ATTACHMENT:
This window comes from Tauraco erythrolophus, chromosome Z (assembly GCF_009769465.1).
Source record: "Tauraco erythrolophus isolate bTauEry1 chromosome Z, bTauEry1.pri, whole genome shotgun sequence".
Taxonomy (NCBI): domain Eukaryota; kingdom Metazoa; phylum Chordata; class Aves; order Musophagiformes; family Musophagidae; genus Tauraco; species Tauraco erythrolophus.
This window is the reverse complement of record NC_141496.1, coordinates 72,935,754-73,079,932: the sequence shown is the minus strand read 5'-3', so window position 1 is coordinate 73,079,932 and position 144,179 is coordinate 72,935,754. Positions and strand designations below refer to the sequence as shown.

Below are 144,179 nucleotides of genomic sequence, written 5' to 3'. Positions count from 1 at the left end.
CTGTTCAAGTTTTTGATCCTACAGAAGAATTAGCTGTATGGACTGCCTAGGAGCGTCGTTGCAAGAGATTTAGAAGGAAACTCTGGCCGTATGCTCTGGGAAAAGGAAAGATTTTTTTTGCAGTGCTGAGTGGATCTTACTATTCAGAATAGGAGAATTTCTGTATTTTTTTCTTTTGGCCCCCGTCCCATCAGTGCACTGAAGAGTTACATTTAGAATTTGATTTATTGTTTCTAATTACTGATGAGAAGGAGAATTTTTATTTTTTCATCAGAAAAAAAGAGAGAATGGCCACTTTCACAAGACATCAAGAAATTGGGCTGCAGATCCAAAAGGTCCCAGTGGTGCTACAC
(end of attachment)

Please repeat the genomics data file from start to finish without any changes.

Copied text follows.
This window comes from Tauraco erythrolophus, chromosome Z (assembly GCF_009769465.1).
Source record: "Tauraco erythrolophus isolate bTauEry1 chromosome Z, bTauEry1.pri, whole genome shotgun sequence".
Taxonomy (NCBI): domain Eukaryota; kingdom Metazoa; phylum Chordata; class Aves; order Musophagiformes; family Musophagidae; genus Tauraco; species Tauraco erythrolophus.
This window is the reverse complement of record NC_141496.1, coordinates 72,935,754-73,079,932: the sequence shown is the minus strand read 5'-3', so window position 1 is coordinate 73,079,932 and position 144,179 is coordinate 72,935,754. Positions and strand designations below refer to the sequence as shown.

Below are 144,179 nucleotides of genomic sequence, written 5' to 3'. Positions count from 1 at the left end.
CTGTTCAAGTTTTTGATCCTACAGAAGAATTAGCTGTATGGACTGCCTAGGAGCGTCGTTGCAAGAGATTTAGAAGGAAACTCTGGCCGTATGCTCTGGGAAAAGGAAAGATTTTTTTTGCAGTGCTGAGTGGATCTTACTATTCAGAATAGGAGAATTTCTGTATTTTTTTCTTTTGGCCCCCGTCCCATCAGTGCACTGAAGAGTTACATTTAGAATTTGATTTATTGTTTCTAATTACTGATGAGAAGGAGAATTTTTATTTTTTCATCAGAAAAAAAGAGAGAATGGCCACTTTCACAAGACATCAAGAAATTGGGCTGCAGATCCAAAAGGTCCCAGTGGTGCTACAC